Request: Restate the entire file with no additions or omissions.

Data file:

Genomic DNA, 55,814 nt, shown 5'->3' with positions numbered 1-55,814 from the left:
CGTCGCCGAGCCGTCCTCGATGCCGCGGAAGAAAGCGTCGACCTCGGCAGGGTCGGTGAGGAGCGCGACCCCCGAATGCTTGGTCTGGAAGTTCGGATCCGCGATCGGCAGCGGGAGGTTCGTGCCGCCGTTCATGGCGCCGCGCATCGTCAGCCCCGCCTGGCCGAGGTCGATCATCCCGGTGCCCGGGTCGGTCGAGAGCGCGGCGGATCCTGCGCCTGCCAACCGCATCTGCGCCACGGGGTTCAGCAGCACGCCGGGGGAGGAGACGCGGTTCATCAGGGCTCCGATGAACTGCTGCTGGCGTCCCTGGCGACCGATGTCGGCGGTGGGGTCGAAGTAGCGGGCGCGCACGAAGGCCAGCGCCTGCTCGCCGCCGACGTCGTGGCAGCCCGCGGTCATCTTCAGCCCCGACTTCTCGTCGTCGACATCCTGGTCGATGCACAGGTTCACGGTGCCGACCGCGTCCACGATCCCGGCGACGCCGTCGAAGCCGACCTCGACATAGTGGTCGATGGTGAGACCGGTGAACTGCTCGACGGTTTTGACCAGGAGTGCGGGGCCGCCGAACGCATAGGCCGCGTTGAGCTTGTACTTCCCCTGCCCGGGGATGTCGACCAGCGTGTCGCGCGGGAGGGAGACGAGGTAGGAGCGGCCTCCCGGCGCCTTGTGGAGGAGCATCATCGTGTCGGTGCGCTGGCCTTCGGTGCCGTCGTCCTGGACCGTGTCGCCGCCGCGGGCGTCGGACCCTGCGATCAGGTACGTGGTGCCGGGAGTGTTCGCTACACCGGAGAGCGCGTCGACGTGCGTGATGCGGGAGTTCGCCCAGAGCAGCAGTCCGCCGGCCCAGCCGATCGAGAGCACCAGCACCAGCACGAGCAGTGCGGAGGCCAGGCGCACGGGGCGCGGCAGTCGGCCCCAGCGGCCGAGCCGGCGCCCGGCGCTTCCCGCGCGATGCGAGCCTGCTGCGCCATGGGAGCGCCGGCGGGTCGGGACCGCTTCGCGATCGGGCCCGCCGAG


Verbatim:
Genomic DNA, 55,814 nt, shown 5'->3' with positions numbered 1-55,814 from the left:
CGTCGCCGAGCCGTCCTCGATGCCGCGGAAGAAAGCGTCGACCTCGGCAGGGTCGGTGAGGAGCGCGACCCCCGAATGCTTGGTCTGGAAGTTCGGATCCGCGATCGGCAGCGGGAGGTTCGTGCCGCCGTTCATGGCGCCGCGCATCGTCAGCCCCGCCTGGCCGAGGTCGATCATCCCGGTGCCCGGGTCGGTCGAGAGCGCGGCGGATCCTGCGCCTGCCAACCGCATCTGCGCCACGGGGTTCAGCAGCACGCCGGGGGAGGAGACGCGGTTCATCAGGGCTCCGATGAACTGCTGCTGGCGTCCCTGGCGACCGATGTCGGCGGTGGGGTCGAAGTAGCGGGCGCGCACGAAGGCCAGCGCCTGCTCGCCGCCGACGTCGTGGCAGCCCGCGGTCATCTTCAGCCCCGACTTCTCGTCGTCGACATCCTGGTCGATGCACAGGTTCACGGTGCCGACCGCGTCCACGATCCCGGCGACGCCGTCGAAGCCGACCTCGACATAGTGGTCGATGGTGAGACCGGTGAACTGCTCGACGGTTTTGACCAGGAGTGCGGGGCCGCCGAACGCATAGGCCGCGTTGAGCTTGTACTTCCCCTGCCCGGGGATGTCGACCAGCGTGTCGCGCGGGAGGGAGACGAGGTAGGAGCGGCCTCCCGGCGCCTTGTGGAGGAGCATCATCGTGTCGGTGCGCTGGCCTTCGGTGCCGTCGTCCTGGACCGTGTCGCCGCCGCGGGCGTCGGACCCTGCGATCAGGTACGTGGTGCCGGGAGTGTTCGCTACACCGGAGAGCGCGTCGACGTGCGTGATGCGGGAGTTCGCCCAGAGCAGCAGTCCGCCGGCCCAGCCGATCGAGAGCACCAGCACCAGCACGAGCAGTGCGGAGGCCAGGCGCACGGGGCGCGGCAGTCGGCCCCAGCGGCCGAGCCGGCGCCCGGCGCTTCCCGCGCGATGCGAGCCTGCTGCGCCATGGGAGCGCCGGCGGGTCGGGACCGCTTCGCGATCGGGCCCGCCGAG